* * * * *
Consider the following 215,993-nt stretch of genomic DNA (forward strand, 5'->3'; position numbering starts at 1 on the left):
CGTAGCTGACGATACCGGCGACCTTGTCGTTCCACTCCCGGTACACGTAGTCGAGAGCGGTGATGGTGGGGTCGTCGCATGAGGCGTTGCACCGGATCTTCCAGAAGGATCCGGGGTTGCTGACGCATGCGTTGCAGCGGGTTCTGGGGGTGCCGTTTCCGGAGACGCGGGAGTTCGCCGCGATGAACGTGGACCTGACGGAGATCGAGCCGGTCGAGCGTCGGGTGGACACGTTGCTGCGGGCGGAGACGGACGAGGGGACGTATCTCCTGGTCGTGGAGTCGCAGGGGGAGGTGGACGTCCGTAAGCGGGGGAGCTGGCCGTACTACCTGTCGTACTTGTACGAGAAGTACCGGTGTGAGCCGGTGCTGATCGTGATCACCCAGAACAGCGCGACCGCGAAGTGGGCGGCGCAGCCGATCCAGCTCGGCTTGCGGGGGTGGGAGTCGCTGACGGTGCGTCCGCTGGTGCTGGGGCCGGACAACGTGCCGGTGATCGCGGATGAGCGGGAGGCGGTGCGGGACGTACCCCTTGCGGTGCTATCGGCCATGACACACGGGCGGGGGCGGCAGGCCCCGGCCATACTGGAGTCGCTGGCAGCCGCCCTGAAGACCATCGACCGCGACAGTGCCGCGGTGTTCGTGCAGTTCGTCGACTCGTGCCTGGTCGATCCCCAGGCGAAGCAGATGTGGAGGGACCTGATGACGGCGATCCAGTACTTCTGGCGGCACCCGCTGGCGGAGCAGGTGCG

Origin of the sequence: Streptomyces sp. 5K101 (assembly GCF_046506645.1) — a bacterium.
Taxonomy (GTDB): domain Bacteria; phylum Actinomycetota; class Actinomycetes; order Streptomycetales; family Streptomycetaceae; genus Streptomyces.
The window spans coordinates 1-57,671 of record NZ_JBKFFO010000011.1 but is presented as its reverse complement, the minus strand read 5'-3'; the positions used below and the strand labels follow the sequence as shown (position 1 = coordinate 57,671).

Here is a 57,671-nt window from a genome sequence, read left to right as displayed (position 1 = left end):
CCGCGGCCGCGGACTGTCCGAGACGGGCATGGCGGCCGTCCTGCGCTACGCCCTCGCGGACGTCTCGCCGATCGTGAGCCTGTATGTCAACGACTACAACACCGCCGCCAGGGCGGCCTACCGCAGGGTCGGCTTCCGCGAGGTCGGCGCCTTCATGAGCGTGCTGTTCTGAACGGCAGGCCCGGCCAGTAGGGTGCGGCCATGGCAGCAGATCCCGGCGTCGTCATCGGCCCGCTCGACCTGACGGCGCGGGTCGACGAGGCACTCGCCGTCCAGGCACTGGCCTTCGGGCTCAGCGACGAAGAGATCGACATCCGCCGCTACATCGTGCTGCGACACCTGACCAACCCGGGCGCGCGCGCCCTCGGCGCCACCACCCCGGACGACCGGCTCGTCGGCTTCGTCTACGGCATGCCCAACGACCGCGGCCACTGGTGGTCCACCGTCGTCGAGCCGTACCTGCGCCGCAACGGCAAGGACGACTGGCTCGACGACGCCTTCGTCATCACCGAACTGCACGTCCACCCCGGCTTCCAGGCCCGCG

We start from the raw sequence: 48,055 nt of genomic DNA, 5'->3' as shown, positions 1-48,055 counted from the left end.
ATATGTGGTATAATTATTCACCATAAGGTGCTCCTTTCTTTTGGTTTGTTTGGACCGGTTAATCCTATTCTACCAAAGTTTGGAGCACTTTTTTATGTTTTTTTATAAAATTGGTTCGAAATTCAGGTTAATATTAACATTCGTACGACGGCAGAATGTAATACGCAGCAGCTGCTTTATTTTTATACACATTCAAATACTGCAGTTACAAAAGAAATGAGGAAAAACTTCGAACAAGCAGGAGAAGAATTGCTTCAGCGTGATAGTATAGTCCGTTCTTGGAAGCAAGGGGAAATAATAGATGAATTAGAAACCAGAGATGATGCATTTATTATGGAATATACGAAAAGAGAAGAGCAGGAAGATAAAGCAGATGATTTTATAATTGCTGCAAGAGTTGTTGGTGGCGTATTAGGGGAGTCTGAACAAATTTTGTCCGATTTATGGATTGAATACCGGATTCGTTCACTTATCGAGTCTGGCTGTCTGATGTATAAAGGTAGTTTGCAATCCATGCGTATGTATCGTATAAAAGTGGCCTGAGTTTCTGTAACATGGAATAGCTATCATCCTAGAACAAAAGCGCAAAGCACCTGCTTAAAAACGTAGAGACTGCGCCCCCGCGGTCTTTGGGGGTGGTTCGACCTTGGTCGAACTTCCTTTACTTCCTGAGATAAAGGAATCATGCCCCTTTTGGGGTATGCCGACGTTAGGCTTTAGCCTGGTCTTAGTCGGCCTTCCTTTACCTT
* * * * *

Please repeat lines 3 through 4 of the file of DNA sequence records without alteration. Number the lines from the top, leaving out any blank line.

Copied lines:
Origin of the sequence: Streptomyces sp. 5K101 (assembly GCF_046506645.1) — a bacterium.
Taxonomy (GTDB): domain Bacteria; phylum Actinomycetota; class Actinomycetes; order Streptomycetales; family Streptomycetaceae; genus Streptomyces.